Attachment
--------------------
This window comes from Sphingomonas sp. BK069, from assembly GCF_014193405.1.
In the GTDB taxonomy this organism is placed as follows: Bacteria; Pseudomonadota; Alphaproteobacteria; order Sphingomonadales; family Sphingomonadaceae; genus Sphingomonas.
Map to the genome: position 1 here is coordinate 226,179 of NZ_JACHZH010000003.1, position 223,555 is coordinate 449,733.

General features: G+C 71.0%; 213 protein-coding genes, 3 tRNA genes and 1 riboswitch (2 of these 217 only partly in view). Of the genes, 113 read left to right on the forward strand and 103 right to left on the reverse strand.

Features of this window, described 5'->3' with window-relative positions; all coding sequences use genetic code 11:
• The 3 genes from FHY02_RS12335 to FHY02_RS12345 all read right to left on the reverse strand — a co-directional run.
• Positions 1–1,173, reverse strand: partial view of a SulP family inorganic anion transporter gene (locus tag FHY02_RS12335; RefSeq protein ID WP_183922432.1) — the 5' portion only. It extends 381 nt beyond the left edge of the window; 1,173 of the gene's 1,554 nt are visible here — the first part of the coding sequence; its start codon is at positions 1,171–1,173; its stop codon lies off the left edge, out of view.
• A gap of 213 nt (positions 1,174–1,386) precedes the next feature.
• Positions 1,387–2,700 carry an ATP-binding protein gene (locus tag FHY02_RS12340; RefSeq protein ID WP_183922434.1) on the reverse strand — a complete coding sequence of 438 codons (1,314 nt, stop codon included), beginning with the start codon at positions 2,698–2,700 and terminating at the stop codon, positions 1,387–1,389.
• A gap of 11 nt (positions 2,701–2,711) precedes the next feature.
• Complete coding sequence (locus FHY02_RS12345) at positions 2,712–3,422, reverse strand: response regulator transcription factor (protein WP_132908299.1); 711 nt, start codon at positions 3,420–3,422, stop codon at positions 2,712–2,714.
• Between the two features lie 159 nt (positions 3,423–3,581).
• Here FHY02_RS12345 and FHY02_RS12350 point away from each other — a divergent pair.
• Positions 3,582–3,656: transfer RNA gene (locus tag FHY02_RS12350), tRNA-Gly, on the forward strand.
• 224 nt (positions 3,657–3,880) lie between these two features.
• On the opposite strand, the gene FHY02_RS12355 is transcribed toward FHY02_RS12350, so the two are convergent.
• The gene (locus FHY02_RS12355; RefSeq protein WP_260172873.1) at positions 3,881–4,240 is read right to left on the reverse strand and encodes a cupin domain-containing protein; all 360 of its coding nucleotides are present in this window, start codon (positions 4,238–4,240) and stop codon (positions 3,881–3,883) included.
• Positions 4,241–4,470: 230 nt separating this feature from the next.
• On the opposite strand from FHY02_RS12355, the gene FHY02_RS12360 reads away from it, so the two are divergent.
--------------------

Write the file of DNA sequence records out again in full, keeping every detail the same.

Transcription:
This window comes from Sphingomonas sp. BK069, from assembly GCF_014193405.1.
In the GTDB taxonomy this organism is placed as follows: Bacteria; Pseudomonadota; Alphaproteobacteria; order Sphingomonadales; family Sphingomonadaceae; genus Sphingomonas.
Map to the genome: position 1 here is coordinate 226,179 of NZ_JACHZH010000003.1, position 223,555 is coordinate 449,733.

General features: G+C 71.0%; 213 protein-coding genes, 3 tRNA genes and 1 riboswitch (2 of these 217 only partly in view). Of the genes, 113 read left to right on the forward strand and 103 right to left on the reverse strand.

Features of this window, described 5'->3' with window-relative positions; all coding sequences use genetic code 11:
• The 3 genes from FHY02_RS12335 to FHY02_RS12345 all read right to left on the reverse strand — a co-directional run.
• Positions 1–1,173, reverse strand: partial view of a SulP family inorganic anion transporter gene (locus tag FHY02_RS12335; RefSeq protein ID WP_183922432.1) — the 5' portion only. It extends 381 nt beyond the left edge of the window; 1,173 of the gene's 1,554 nt are visible here — the first part of the coding sequence; its start codon is at positions 1,171–1,173; its stop codon lies off the left edge, out of view.
• A gap of 213 nt (positions 1,174–1,386) precedes the next feature.
• Positions 1,387–2,700 carry an ATP-binding protein gene (locus tag FHY02_RS12340; RefSeq protein ID WP_183922434.1) on the reverse strand — a complete coding sequence of 438 codons (1,314 nt, stop codon included), beginning with the start codon at positions 2,698–2,700 and terminating at the stop codon, positions 1,387–1,389.
• A gap of 11 nt (positions 2,701–2,711) precedes the next feature.
• Complete coding sequence (locus FHY02_RS12345) at positions 2,712–3,422, reverse strand: response regulator transcription factor (protein WP_132908299.1); 711 nt, start codon at positions 3,420–3,422, stop codon at positions 2,712–2,714.
• Between the two features lie 159 nt (positions 3,423–3,581).
• Here FHY02_RS12345 and FHY02_RS12350 point away from each other — a divergent pair.
• Positions 3,582–3,656: transfer RNA gene (locus tag FHY02_RS12350), tRNA-Gly, on the forward strand.
• 224 nt (positions 3,657–3,880) lie between these two features.
• On the opposite strand, the gene FHY02_RS12355 is transcribed toward FHY02_RS12350, so the two are convergent.
• The gene (locus FHY02_RS12355; RefSeq protein WP_260172873.1) at positions 3,881–4,240 is read right to left on the reverse strand and encodes a cupin domain-containing protein; all 360 of its coding nucleotides are present in this window, start codon (positions 4,238–4,240) and stop codon (positions 3,881–3,883) included.
• Positions 4,241–4,470: 230 nt separating this feature from the next.
• On the opposite strand from FHY02_RS12355, the gene FHY02_RS12360 reads away from it, so the two are divergent.